As the old axiom goes, nobody likes change. Sure, some people embrace new things more readily than others, but even for a guy who has made a life of moving from city to city, I’m not always receptive to shifting sands. We are especially unhappy when a change occurs without our input or permission.

I don’t mean to deny individual autonomy because we are all ultimately responsible for our actions, but I think the depletion of civility and society’s rapid transformation are more than casually linked. I don’t have any studies to support that hypothesis (better minds than mine would have to devise ways to test it), but it’s no stretch to suggest that big changes often have unexpected consequences. If the Civil Rights movement of the 60s was met with fierce opposition, is it any wonder that there is so much turmoil in the wake of social changes that include race, gender and sexual orientation in one massive tsunami? The United States isn’t so much a melting pot as a churning caldron.

There’s no returning to the status quo. Which status quo would that even be?

We Has Change

Will our society continue to evolve this dramatically and this abruptly from here on out? Most experts predict a technological plateau at some point, but since we’re experiencing a period like none other in human history, it’s really anybody’s guess. The concept of the ‘Technological Singularity’ suggests that there’s an endpoint for both human and technological evolution, but how far off is that? Could there be a ‘Societal Singularity’?

Whatever comes next for America, we should expect it to be met with challenges. It’s easy to get frustrated if you’re fighting for civil rights and facing backlash. It can be just as frustrating to be passionate about something, anything, and find nothing but hate and abuse thrown back at you. But take solace: if the world seems especially brutish to you, consider that these may be the growing pains of a society rapidly exploding through puberty. Awkward, ugly puberty.

And if that’s the case, maybe a stable, humane adulthood is still ahead of us.

1 World Trade Center 2

“Should I Stay or Should I Go?”: The Case for Change


A friend recently contacted me in regards to a career opportunity that would require relocating across the country and leaving behind a life she’s been building for a number of years. It’s a major decision, with a whole host of factors that doesn’t make the decision a basic binary choice. Few choices in life are that simple.

When she called me about it, there was really no question how I was going to advise her: Take the job, make the move.

I believe in change. As a central tenet of 10 Cities / 10 Years, I’ve discussed the importance and empowerment of embracing change. If you’re seeking my opinion on a big life choice, it’s pretty much a foregone conclusion that I’m going to recommend the path not-yet-taken. I suppose that could be seen as kind of self-serving, a way of justifying my personal life direction by encouraging others to follow suit. And, sure, that’s probably true. So what?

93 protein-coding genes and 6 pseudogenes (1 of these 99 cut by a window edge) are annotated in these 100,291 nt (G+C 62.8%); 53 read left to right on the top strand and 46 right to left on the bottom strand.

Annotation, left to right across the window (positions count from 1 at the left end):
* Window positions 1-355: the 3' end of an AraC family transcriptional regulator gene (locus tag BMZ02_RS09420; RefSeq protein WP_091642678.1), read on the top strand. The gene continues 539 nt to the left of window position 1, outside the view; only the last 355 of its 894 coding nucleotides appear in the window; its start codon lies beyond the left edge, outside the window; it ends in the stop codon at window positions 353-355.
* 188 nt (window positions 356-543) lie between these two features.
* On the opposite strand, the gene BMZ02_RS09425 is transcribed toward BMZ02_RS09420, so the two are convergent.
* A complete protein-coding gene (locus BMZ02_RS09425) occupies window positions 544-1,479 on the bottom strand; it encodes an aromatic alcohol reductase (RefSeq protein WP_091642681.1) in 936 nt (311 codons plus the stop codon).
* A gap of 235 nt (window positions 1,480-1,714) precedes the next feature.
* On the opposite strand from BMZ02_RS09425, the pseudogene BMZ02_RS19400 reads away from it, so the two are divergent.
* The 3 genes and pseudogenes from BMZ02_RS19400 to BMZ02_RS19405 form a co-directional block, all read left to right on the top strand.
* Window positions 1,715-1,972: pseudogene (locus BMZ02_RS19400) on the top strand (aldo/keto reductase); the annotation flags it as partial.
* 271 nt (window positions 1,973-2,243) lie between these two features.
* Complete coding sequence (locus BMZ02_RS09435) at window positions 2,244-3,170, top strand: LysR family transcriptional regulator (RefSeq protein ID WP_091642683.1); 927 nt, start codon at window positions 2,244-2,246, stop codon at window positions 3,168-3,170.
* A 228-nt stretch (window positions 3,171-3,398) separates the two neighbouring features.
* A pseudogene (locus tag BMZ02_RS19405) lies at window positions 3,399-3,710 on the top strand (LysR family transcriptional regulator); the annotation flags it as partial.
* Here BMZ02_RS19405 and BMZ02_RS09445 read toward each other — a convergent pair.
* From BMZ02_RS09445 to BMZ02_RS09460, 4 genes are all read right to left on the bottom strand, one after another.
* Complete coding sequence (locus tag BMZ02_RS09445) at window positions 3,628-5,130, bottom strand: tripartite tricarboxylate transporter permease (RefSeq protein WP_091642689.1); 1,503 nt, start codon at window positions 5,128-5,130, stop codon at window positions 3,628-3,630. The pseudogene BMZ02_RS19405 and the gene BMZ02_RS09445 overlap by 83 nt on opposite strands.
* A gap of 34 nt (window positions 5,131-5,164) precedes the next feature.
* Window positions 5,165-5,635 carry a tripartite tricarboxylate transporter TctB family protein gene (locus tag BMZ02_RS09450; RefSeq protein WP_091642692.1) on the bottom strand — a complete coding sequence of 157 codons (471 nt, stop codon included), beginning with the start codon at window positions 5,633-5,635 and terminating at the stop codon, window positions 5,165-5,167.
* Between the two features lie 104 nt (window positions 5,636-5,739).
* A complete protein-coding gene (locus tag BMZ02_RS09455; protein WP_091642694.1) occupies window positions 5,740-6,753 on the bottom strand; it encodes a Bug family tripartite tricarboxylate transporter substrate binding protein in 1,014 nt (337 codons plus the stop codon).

All things being equal, change is always the better choice. We all have a finite amount of time to store up life experiences before we enter the void, so why not try to make them as diverse as possible? Look, either we disappear into nothingness when we die or we go to heaven/hell. Either way, eternity is going to be one monotonous slog. It’s our years here among the corporeal when we get to mix it up some, try strange things, live different places, get new tattoos. Change is the sole province of the living.

Even if your life is pretty damn good right where you’re at, that’s no reason to fear change. If you managed to make a good life for yourself once, there’s no reason to assume you won’t be able to do the same somewhere else. Over the past 9 years, I’ve lived in 9 cities. I didn’t love every single one, and there were definitely times when I realized I wasn’t as happy as I was the city before. That’s the great thing about embracing change as a life philosophy, though. I always knew that the next year offered me another chance to make things better.

Now, I want to stress the “all things being equal.” I’m not advocating masochism or self-sabotage. Not every opportunity is a good one, and it’s certainly not always the right time to pick up and move. In any decision, a multitude of factors can weigh heavily for one side or the other, in which case the choice becomes easy. But, after one has carefully loaded up all the relevant materials on both sides of the scale, if there is no obvious winner, the possibility of change is a 20-ton weight.

Change isn’t for everyone, I realize. And that’s good. The world needs people who embrace stasis. Without the risk-adverse, how could we have a 4th Transformers movie coming out this summer? And Lord knows every company likes to have at least one employee who’s been around for a couple decades. It provides a sense of continuity. People who never make a significant change or step outside their comfort zone are the ones keeping most industries alive, buying the same thing over and over and over (and over) again.

If, though, life offers you a detour and there’s no good reason not to take it, take it. Every time.

I don’t know what my friend will decide because I can’t possibly know all the factors involved in her choice, but knowing her, whichever way she goes, it will be the right decision.

But if you ever come to me with a tough choice, you can go ahead and just assume what I’m going to suggest: Try something new. A change is gonna do you good.

I'm pretty much Gandhi, but better.

This Is The Most Important Post You’ll Read All Day/Week/Month/Year/LIFE

Really, truly, this is it. This is the post that will change everything. After this post goes viral, nothing will be the same.